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AOTY Contender Series: Against Me! - 'Shape Shift With Me'

AOTY Contender Series: Against Me! - 'Shape Shift With Me'

There were two albums that I was quite anxious to listen to this year. This happens from time to time, where you're just so excited for an album that there's a bit of trepidation before you dive in for the first time. One of those albums was The Hotelier's Goodness, and in my AOTY Contender Series entry for that album I will be diving deeper into this idea about too-great expectations, and the other of those albums was Shape Shift With Me

I didn't write too much about Against Me!'s Transgender Dysphoria Blues when it came out, but that album topped my AOTY list in 2014 (with, incidentally, The Hotelier's Home, Like NoPlace Is There right behind it). I did write a small amount about Blues this year, in the context of reading and writing about AM! frontwoman Laura Jane Grace's new book, TRANNY. The blurb I put in there is the most important thing I can say about Blues -- it was an album that taught me to think about things I'd never thought about before. You can read more into that here, if you'd like.

It's also a straightforwardly killer rock album. Diverse in its tempos, great musicianship, emotional and cathartic storytelling. Getting that and Home in the same year feels, in retrospect, like even more of a blessing than it felt like at the time. But diving into Shape Shift With Me (iTunes / Apple MusicSpotify, YouTube embedded below, vinyl), after its predecessor had such an effect on me, made me get that small anxious feeling when I started my first listen.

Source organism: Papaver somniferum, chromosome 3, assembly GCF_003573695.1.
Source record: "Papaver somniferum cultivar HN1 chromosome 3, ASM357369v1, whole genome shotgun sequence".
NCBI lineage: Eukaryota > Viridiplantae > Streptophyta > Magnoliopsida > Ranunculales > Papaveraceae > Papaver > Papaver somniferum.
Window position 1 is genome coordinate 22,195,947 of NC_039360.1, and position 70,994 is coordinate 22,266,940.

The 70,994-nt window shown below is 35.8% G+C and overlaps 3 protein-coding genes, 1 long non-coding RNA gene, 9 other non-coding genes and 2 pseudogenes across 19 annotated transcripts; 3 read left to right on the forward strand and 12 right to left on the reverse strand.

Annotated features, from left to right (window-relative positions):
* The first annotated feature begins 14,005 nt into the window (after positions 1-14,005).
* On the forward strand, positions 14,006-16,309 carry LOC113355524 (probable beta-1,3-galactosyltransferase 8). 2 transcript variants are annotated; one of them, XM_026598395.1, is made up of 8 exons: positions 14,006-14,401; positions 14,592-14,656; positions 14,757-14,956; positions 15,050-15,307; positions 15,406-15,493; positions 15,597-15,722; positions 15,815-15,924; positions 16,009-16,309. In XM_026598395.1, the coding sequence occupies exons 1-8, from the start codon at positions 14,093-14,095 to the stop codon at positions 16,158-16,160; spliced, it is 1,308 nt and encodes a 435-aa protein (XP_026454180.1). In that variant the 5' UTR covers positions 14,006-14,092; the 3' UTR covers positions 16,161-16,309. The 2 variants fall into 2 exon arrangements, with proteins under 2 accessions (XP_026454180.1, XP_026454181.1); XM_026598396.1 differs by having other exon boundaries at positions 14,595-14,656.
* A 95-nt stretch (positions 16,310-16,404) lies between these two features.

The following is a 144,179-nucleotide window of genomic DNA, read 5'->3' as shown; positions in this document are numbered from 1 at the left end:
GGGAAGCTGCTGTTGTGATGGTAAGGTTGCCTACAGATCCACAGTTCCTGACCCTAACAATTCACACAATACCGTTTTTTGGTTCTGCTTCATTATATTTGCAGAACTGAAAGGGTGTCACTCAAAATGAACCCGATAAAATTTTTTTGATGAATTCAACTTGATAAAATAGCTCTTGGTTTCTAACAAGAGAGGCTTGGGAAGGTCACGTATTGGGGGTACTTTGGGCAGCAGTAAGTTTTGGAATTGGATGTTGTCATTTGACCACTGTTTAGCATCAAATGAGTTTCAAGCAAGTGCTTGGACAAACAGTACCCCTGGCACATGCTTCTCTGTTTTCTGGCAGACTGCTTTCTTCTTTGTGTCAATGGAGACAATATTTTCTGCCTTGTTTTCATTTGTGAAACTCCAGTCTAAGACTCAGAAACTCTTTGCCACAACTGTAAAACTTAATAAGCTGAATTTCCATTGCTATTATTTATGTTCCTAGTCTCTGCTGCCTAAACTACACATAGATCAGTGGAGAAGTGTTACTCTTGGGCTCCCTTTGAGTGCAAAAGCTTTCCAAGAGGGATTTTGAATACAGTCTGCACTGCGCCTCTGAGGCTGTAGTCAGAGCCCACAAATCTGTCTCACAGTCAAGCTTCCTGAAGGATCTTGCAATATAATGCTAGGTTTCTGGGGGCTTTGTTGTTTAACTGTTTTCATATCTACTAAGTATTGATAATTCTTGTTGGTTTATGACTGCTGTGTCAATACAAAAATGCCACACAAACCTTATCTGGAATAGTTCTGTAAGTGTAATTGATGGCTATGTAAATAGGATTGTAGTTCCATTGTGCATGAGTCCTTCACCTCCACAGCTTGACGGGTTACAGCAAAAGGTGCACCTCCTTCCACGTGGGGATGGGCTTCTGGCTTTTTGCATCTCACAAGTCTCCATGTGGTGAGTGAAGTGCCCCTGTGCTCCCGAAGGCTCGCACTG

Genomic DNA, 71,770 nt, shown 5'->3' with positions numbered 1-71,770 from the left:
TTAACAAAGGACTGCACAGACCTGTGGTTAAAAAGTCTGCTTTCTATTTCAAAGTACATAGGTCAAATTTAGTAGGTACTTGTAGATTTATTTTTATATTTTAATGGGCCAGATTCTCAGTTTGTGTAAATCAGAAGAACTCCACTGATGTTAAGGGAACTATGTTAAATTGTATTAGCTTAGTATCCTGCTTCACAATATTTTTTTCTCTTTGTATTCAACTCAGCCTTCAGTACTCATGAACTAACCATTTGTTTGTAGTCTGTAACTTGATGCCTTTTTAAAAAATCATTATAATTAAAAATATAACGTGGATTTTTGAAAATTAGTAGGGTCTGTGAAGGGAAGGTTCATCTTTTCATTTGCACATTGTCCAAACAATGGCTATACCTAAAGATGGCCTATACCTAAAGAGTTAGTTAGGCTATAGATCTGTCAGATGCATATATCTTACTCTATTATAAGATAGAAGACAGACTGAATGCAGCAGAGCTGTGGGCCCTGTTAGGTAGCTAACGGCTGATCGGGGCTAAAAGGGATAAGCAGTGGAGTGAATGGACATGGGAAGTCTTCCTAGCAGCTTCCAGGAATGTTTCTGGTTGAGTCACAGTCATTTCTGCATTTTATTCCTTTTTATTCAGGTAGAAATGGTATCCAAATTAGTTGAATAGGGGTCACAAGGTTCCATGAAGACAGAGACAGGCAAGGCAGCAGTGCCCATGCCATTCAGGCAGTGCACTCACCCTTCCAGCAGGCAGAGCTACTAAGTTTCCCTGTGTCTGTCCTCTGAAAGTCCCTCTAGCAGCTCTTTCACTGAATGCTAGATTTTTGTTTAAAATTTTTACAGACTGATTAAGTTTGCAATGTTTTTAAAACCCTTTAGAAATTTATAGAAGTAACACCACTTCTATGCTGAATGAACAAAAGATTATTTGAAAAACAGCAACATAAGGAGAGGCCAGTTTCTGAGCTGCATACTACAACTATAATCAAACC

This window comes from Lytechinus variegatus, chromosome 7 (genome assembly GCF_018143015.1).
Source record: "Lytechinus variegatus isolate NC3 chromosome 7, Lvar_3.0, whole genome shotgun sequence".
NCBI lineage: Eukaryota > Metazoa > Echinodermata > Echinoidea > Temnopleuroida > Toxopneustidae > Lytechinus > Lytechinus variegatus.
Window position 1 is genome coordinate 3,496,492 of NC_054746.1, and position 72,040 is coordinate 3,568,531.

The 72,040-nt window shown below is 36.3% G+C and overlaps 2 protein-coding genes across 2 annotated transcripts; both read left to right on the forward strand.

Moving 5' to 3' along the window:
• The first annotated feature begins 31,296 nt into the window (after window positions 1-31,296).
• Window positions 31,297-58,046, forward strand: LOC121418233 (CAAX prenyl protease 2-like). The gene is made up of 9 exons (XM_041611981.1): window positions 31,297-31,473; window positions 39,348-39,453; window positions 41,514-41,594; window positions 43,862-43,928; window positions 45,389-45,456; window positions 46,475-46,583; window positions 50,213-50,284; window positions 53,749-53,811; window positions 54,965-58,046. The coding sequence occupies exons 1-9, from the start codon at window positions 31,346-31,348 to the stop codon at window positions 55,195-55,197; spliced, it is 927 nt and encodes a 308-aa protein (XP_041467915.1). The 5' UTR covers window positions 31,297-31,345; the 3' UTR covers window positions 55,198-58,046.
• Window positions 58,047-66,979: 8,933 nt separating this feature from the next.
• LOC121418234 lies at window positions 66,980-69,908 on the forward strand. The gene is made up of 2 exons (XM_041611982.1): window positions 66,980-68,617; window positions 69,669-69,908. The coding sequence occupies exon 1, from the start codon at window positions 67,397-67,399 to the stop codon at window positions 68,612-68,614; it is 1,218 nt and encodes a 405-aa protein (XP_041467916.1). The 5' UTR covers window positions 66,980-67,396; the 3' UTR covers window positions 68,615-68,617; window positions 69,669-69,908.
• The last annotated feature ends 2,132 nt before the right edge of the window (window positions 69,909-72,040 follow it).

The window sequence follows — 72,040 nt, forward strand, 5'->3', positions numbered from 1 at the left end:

As I'll write again in my Hotelier blog, this small anxious feeling can start to cause issues with your evaluation of an album when your first listen doesn't live up to the hype. I don't think I managed to make it all the way through Shape Shift on my first attempt at it -- the odd beginning with "ProVision L-3" and the new production style just didn't sit with me well at first. But the album clicked for me after continued listens, and stands up now as a worth follow-up to Blues, and the must-listen next chapter in Grace's story.